Tactical voting, bad jokes, a cringeworthy ceremony and some strange selections saw Fifa's famous gala endure an embarrassing edition on Monday - and it's nothing new either
It has been coming. Ever since Fifa took over the running of the Ballon d'Or from France Football in 2010, there have been complaints about the award. Since then, of course, only two players have won it: Messi on five occasions and Cristiano Ronaldo three times. The world's two biggest players from the two richest clubs.
Those two topped the votes this year as well, with Neymar in third place. And even though Real Madrid failed to claim a single trophy in 2015, their representation in the ceremony was still significant. Somehow, Los Blancos boasted four footballers in the FIFPro XI, as many as treble winners Barcelona.
Among them there was only one representative from Bayern Munich, goalkeeper Manuel Neuer, but he stayed away along with the rest of the club's players and outgoing boss Pep Guardiola, who was nominated in the coaching category. Largely ignored after their team won the treble in 2012-13, the German champions seem to have had enough of the Ballon d'Or.
They are not the only ones. Italy coach Antonio Conte and goalkeeper Gigi Buffon boycotted the voting after the Juventus goalkeeper was left out of the top 50 players. And Buffon was in good company because former team-mate Carlos Tevez was also absent in the list of 23 when many believed he should have made the final shortlist of three.
It was a happy evening for Barcelona, meanwhile, after Messi triumphed, but it still seems surprising that the Argentine missed out on the Puskas prize for best goal to little-known Brazilian Wendell Lira - especially when it was decided by a fan vote that almost felt like a protest against Fifa's VIP obsession.
Meanwhile, Barca can definitely feel aggrieved at the absence of Luis Suarez, Gerard Pique and Sergio Busquets from the Team of the Year, the latter especially unlucky to miss out to Madrid's Luka Modric, a player who missed several months through injury earlier in 2015.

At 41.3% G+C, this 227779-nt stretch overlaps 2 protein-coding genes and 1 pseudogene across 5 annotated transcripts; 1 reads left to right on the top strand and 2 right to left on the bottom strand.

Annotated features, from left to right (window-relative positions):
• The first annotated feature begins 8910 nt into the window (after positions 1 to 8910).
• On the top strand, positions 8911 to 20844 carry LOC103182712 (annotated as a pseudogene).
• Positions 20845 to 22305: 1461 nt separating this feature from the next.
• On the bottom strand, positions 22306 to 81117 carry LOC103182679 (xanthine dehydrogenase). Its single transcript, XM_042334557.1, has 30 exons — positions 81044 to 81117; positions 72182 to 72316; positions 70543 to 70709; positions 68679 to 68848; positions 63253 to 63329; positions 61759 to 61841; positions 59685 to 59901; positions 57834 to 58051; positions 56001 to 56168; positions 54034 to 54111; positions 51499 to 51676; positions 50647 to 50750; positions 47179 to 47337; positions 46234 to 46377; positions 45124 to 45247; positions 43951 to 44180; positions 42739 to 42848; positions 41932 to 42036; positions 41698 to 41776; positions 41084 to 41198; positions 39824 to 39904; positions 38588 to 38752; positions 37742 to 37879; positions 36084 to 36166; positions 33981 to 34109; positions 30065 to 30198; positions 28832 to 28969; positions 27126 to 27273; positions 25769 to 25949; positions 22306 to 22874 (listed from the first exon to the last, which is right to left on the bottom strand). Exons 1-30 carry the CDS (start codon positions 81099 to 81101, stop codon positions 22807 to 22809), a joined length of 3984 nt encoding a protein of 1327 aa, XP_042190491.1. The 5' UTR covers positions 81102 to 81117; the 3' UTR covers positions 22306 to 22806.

Perhaps because of all that, Luis Enrique decided to stay away altogether. Barca's sporting director Robert Fernandez picked up the Best Coach award on his behalf, blaming "professional commitments" for the Asturian's absence. However, Zurich is a mere two-hour flight from the Catalan capital and he could have taken time out to attend, especially as Barca take a 4-1 lead to Espanyol in the Copa del Rey on Wednesday. But Barca's ban from Fifa is also fresh in the memory, and that could be another reason for Luis Enrique's decision to stay at home.
Meanwhile, organisation at the event itself was chaotic. Some journalists were only advised right at the last minute whether they could enter the auditorium or not and nobody working in the media centre was able to give directions to the gala entrance. And in the end, several press professionals were turned away at the door - even though the ceremony had yet to start.
As it did get underway, presenter Kate Abdo told those watching that Messi had won his last Ballon d'Or in 2009 when that was the year he had claimed the award for the first time. And actor James Nesbitt - a bizarre choice - pleaded with Cristiano Ronaldo to return to his beloved Manchester United. It was a cringeworthy ceremony with awful jokes and the two could be heard on air complaining about changes in the script after the show had come to an end.
Since the voting format changed in 2010, there have been some strange selections and it seems increasingly clear that international captains and coaches vote for their favourites, not necessarily those who had been best in that particular year.
In his latest exclusive column for Goal, Philipp Lahm writes: "I have asked myself: What is the voting for the best footballer in the world all about? Only a player who not only plays internationally, but who is successful on the biggest stages has the necessary relevance to stand a chance.
"You are asked to name three players from a list of candidates. And then you go for the obvious choices. You are stuck with the best-known names, you vote for the 'most visible' players. That's why it has become a vote for the 'world's best striker award' in the end."
Nothing necessarily wrong with that of course, especially when the world's finest footballers are all forwards, but Fifa have been criticised for turning this prize into a media extravaganza. The organisation's decision to extend the voting deadline in 2013 after Ronaldo had hit a hat-trick to secure World Cup qualification for Portugal against Sweden was suspicious to say the least.
On Monday, even Ronaldo was asked about Fifa's problems in the pre-award press conference and said: "Crisis and corruption is not good - in life, not just in football."
Well said, but Fifa's credibility has plummeted in recent years due to the corruption case that has seen president Sepp Blatter suspended. After a cringeworthy ceremony on Monday featuring fluffed lines, bad jokes, a pop performance by the increasingly irrelevant Leona Lewis - plus the now customary tactical voting and some strange results to boot - the Ballon d'Or is now starting to resemble the horror show that is the Eurovision Song Contest. What a shame.